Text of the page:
The law of averages, as defined in this article, explains the second reason for the poor-quality output and low intelligibility of current PA systems. In a conventional wired PA system, a single cable feed (home run) typically drives all the speakers, which are daisy-chain tapped to it. The cable run carries the amplified source audio that is generated in the PA room (or delivered from a remote location) to the individual speakers. Any changes in the audio gain at the source immediately affect all speakers that receive their average portion of the audio. Although it is possible to change the impedance of an individual speaker such that the volume is controlled somehow, it is only a crude control mechanism. The second important setting of audio systems is the equalization. In order to achieve intelligible audio, the signal must be equalized (filtered) to match the environment. Here again, the law of averages takes precedence since the whole speaker line can be equalized at the source only. This average control scheme often produces an unsatisfactory result because each speaker may be located in an acoustically different location, requiring different equalization settings. The third adjustable parameter in the deployment of an audio system is the audio delay. Delay is used as a method to adjust local audio quality for distortions created by audio propagation differences from different sources. Because the delay unit is in the PA room, and because placing a delay unit at every speaker is cost prohibitive, the law of averages again applies. To summarize, the settings of three key parameters in audio system deployment (gain, equalization and delay) are averaged in nearly every installation because of the line feed control limitations. Each of these limitations can be alleviated by a smart wireless system.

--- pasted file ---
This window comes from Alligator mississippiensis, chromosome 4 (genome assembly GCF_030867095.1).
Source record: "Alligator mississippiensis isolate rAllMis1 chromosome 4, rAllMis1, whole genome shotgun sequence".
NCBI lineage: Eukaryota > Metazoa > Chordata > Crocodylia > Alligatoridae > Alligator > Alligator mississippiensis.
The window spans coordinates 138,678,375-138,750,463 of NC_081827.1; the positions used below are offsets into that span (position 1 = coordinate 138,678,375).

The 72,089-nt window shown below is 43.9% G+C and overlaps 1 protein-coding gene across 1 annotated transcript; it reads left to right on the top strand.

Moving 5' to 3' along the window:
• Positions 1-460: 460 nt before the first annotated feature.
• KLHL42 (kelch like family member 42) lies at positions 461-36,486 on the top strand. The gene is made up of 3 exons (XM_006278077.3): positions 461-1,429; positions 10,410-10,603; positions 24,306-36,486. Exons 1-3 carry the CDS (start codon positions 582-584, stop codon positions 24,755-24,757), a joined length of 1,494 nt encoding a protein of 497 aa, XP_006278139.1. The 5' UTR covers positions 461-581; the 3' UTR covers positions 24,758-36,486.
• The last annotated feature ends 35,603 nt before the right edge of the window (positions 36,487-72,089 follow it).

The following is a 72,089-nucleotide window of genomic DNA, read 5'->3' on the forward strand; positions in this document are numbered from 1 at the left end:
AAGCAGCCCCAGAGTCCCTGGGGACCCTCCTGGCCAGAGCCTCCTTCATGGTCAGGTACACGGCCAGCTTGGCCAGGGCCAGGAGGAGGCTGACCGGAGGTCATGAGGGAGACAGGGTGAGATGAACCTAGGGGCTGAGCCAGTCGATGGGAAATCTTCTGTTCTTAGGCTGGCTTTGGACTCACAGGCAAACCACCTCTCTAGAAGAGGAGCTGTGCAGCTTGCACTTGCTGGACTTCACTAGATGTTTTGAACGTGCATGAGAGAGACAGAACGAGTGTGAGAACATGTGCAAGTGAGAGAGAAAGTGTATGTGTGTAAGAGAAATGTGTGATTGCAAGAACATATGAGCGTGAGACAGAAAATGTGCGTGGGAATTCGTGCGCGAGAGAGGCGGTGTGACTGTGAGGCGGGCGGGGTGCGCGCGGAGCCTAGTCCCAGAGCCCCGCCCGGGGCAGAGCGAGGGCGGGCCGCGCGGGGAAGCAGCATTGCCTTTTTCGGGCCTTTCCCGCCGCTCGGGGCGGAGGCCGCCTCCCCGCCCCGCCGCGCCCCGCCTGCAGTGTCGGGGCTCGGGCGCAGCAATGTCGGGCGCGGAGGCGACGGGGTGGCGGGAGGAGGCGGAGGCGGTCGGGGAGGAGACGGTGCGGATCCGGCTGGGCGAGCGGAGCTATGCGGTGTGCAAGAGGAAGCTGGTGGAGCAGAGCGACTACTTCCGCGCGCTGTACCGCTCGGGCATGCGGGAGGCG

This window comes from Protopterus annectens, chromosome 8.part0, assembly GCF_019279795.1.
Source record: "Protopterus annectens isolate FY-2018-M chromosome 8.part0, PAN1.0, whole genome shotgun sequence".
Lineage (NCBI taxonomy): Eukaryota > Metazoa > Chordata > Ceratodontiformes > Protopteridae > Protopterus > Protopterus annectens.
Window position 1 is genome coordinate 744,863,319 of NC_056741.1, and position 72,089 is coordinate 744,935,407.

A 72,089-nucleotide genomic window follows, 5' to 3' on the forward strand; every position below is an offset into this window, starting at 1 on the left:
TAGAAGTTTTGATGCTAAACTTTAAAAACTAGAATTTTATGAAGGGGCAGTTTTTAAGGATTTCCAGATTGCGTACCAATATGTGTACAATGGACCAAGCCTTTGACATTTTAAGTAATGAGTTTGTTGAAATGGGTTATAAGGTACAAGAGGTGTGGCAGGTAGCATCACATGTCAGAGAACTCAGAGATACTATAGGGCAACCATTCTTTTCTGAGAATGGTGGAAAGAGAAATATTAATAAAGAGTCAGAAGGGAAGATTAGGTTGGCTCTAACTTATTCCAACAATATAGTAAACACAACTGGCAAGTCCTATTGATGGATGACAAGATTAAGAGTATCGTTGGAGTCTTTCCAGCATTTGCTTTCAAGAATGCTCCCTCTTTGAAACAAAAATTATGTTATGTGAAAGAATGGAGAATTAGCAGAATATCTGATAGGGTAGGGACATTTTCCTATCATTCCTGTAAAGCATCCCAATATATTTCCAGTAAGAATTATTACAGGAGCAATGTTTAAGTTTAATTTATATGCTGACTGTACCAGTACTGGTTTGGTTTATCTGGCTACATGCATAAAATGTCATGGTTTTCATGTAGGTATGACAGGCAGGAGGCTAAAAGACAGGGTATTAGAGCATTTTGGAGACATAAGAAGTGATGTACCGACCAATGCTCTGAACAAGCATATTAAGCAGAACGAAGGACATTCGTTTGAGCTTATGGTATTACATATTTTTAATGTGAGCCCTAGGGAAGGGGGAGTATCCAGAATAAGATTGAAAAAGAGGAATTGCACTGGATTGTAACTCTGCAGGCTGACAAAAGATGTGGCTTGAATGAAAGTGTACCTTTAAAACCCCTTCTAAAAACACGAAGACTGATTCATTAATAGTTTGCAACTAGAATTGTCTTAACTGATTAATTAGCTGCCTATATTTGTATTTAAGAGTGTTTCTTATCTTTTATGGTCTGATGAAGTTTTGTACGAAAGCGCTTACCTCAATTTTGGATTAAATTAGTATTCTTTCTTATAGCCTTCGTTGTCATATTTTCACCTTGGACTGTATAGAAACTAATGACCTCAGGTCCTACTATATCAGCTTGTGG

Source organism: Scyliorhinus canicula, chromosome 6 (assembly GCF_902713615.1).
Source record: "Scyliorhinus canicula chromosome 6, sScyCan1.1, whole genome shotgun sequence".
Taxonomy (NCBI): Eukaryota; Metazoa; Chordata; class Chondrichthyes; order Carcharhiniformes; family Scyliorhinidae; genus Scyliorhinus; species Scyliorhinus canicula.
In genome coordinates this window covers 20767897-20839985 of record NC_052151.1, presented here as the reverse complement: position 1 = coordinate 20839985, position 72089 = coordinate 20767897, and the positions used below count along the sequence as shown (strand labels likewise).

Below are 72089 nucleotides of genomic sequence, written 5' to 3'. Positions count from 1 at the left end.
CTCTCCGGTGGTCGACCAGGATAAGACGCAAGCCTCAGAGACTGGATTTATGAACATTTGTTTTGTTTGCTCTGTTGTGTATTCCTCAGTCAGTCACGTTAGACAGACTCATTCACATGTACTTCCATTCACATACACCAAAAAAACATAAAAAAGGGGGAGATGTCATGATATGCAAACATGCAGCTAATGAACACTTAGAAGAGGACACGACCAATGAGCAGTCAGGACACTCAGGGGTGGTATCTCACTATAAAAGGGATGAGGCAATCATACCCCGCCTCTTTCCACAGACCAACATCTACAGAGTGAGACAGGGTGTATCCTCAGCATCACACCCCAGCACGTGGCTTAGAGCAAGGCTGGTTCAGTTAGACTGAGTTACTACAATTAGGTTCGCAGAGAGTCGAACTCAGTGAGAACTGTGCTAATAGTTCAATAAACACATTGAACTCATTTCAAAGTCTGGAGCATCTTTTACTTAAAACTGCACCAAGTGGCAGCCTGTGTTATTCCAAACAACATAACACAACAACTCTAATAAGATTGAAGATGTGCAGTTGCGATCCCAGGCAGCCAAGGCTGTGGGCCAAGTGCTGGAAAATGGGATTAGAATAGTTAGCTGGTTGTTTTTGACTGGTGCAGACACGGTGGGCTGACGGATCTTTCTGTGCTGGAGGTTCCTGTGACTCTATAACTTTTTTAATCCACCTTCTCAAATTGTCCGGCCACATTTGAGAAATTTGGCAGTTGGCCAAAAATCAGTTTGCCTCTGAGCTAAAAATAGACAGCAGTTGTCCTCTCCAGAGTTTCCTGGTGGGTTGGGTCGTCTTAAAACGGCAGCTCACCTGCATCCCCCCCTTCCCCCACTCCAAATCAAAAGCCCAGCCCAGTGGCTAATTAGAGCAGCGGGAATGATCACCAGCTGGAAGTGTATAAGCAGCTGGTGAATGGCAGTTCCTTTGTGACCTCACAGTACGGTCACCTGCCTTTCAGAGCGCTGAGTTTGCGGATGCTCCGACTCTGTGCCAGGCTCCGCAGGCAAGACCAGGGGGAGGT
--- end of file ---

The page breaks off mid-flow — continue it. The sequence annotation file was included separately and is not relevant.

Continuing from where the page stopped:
The WAVES wireless solution was designed to bring the PC revolution to the audio and data distribution industry. The old mainframe implementation of computer networks and the dramatic changes toward distributed networks, where each unit on the network is an independent PC performing tasks locally, are all too familiar. This revolution has skipped the commercial installed sound industry where the old mainframe paradigm still dominates. All the horsepower is located at a single location (or a few single locations), driving audio power into cables toward the speakers. Generally, a typical PA installation is based in an air-conditioned room containing several 19-inch racks with all the audio processing and amplification equipment installed in it. Wires are pulled from this room, often within protective metal conduit, to distribution points for the audio (the speakers).
The WAVES system approaches the task from the same distributed approach that exists in PC networks. All WAVES transceiver units, shown in Figure 1 , in the private wireless network are wholly independent PA units that contain all the necessary audio-processing capabilities and control features (audio amplification, gain control, equalization and audio delay). Table 1 lists the system parameters. This independent node-level parameter adjustment capability enables system designers to adapt each unit to its immediate acoustic environment and operators to optimize the system's performance in real time and adapt to changing conditions. Consequently, the result is a much higher quality audio (and information) at the exact locations where it is needed.
Fig. 1: A WAVES transceiver.
Table I: System Parameters
Real-life stories on the shortcomings of existing conventional analog, hard-wired PA technology are abundant. At the main production plant of McDonnell Douglas Aerospace in St. Louis, the PA system has degraded to a tone information system. Numerous times a day, tones are blown through the system to indicate the start/stop of shifts and breaks. Audible messages are not possible because of poor intelligibility resulting from placement of the output horns high up near the ceiling (over 40 feet), where they are safe from the traversing gantry cranes. The personnel these messages are intended for work in concentrated areas of production, which are shifted around according to the plane orders being built. The concrete and steel environment further introduces reverberations that distort the sound. Visual messages on LED signs are desired but require all new wiring. McDonnell Douglas turned to WAVES for a solution. Wireless transceivers driving speakers and signs were placed in strategic locations close to the employees and attached to the manufacturing jigs. Now, specific zone-targeted messages produce clear sound and visual messaging. If the manufacturing lines are moved, so too is the PA system.